A Good and Honorable Life

Stand With Honor

Kevin Motter
Lieutenant (Retired), Spring Lake (OH) Police Department

I learned responsibility at an early age with the passing of my father when I was twelve years old. I lived with my mother and two sisters, one two years older than me and the other younger. My main regret was that I never did anything to make my father proud of me as a person. I guess I was driven by that regret to excel at everything I attempted. I was a jock in High School and was a runner, I then enlisted in the Army to fulfill two of my dreams, to be a Soldier and a Police Officer. I spent six years and eight months in the Army as a Military Policeman, specializing in Traffic Accident Investigation and Reconstruction. Between my first and second enlistments, I took the examination for the Ohio State Highway Patrol. I read too much into the psychological exam, and answered the questions the way I felt they were looking for and not how I felt; this caused me to be passed over for acceptance, so I re-enlisted.

I was stationed at Fort Bragg, North Carolina, and attended the DOD Traffic Management and Accident Reconstruction Course at Lackland AFB, and later certifications in Traffic Radar, Breathalyzer Operator and Breathalyzer Maintenance through the State of North Carolina. An Army buddy of mine got out and found a job in a department next to Fort Bragg in Spring Lake. I went on to a second tour in Korea and he encouraged me to apply to Spring Lake once my time was up. After my discharge from the Army, I moved back to North Carolina and found a job at a Nuclear Power Plant, and applied to Spring Lake Police Department when a position opened. The Chief hired me and paid me while I attended Basic Law Enforcement Training, something very rare for a small agency to do. I felt indebted to the SLPD for doing that and worked my way up from Patrolman to Detective to Patrol Sergeant to Detective Sergeant to Detective Lieutenant to Patrol Lieutenant to Operations Lieutenant.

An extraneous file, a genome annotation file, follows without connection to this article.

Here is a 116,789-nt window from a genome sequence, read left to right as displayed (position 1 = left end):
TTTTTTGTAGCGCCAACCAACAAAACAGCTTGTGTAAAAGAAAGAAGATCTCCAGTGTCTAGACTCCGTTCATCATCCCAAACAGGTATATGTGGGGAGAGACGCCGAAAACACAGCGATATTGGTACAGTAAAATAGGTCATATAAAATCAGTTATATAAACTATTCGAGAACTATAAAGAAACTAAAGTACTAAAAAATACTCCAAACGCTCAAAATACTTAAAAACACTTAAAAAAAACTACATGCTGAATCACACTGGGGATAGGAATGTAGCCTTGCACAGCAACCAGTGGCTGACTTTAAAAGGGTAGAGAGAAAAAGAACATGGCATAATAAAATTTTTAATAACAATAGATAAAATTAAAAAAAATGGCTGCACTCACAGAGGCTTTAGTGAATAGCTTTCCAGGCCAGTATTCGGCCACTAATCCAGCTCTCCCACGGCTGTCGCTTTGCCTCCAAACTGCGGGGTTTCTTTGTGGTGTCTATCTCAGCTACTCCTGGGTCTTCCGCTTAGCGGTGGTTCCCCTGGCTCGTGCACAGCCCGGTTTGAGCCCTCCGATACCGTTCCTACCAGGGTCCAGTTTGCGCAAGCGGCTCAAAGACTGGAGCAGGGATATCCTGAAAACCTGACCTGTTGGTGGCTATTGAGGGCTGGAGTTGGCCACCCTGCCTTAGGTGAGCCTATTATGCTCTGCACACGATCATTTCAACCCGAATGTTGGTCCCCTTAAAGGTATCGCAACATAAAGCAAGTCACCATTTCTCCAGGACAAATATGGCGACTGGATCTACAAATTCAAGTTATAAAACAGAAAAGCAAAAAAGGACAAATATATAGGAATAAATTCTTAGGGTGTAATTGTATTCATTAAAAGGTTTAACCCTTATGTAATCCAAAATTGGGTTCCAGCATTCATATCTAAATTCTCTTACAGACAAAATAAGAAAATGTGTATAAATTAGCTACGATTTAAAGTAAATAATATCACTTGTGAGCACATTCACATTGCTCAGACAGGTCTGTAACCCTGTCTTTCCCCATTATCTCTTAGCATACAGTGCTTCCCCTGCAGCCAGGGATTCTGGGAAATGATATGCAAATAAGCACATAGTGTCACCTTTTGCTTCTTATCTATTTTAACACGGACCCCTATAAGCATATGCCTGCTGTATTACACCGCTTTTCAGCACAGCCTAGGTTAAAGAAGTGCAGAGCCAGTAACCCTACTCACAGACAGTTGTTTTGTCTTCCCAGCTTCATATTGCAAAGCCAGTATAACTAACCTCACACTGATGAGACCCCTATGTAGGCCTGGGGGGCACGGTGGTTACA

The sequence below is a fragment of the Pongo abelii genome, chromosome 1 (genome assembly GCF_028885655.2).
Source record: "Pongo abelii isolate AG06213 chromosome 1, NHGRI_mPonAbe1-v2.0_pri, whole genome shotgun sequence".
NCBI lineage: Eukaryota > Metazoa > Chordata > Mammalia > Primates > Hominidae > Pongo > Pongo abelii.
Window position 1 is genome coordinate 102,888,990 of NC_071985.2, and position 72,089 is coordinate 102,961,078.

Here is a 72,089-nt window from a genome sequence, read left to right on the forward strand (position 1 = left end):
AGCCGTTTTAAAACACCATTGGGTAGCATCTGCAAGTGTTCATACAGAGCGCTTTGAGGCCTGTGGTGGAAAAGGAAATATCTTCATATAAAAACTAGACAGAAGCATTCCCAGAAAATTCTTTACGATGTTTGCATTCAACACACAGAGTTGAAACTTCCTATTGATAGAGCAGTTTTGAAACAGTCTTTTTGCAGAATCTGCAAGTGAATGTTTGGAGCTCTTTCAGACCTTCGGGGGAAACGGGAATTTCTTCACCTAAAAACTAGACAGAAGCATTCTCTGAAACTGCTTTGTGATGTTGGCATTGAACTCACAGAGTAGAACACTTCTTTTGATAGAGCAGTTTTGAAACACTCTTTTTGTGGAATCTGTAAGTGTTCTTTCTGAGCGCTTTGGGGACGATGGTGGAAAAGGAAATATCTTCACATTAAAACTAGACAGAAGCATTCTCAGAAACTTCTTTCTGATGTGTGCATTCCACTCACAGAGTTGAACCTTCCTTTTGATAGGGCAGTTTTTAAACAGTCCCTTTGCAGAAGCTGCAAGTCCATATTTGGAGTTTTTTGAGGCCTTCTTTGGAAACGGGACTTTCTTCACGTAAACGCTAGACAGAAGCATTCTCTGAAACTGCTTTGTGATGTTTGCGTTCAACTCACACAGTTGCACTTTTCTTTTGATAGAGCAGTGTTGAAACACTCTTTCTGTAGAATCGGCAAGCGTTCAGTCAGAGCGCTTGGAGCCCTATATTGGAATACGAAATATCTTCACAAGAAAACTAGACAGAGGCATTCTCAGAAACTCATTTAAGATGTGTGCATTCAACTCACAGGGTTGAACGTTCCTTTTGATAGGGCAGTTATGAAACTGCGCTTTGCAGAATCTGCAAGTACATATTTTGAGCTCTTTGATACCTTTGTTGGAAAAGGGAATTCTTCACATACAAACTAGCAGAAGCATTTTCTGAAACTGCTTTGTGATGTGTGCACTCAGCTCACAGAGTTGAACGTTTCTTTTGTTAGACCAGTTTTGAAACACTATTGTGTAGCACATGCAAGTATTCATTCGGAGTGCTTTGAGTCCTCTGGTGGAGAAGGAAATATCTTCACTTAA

Working for an agency with between twenty-four to twenty-six officers in an urban county with a population of three hundred and forty thousand people of all ethnic origin was an experience. I often felt from time to time as if I was being tested when I came across a person who needed help that was outside the usual case. I often gave what little money I had in my pocket for my lunch or dinner, depending on the shift, to someone who needed it a little more.

I got married to a telecommunicator in our agency that ended in divorce. I lost my home and fell into depression. I considered suicide a time or two, but one night when I was lying in bed in a one-room flop it came to me, “Don’t grieve for what you have lost, but be thankful for what you have.” After that, my whole attitude changed. I was considered by the younger officers of being a hard ass; I just didn’t want to see them hurt. Now that I am retired, many are my closest friends. Failing to get a college degree and politics played a big role in my retiring before I wanted—Politics in staying in a small agency too long and not moving on to a larger one for one thing. I had seen many officers cut due to budget restraints, but I always strived to be an asset and not a liability to my agency. I was able to buy in my military time along with two years of unused sick leave to add to my twenty-two years, which allowed me to retire with thirty years’ service at the age of forty-eight.

It was a good and honorable life, I would do it again even though it changed me as a person in many ways, some for the better some maybe for the worse. But, I think it all balances out in the end.

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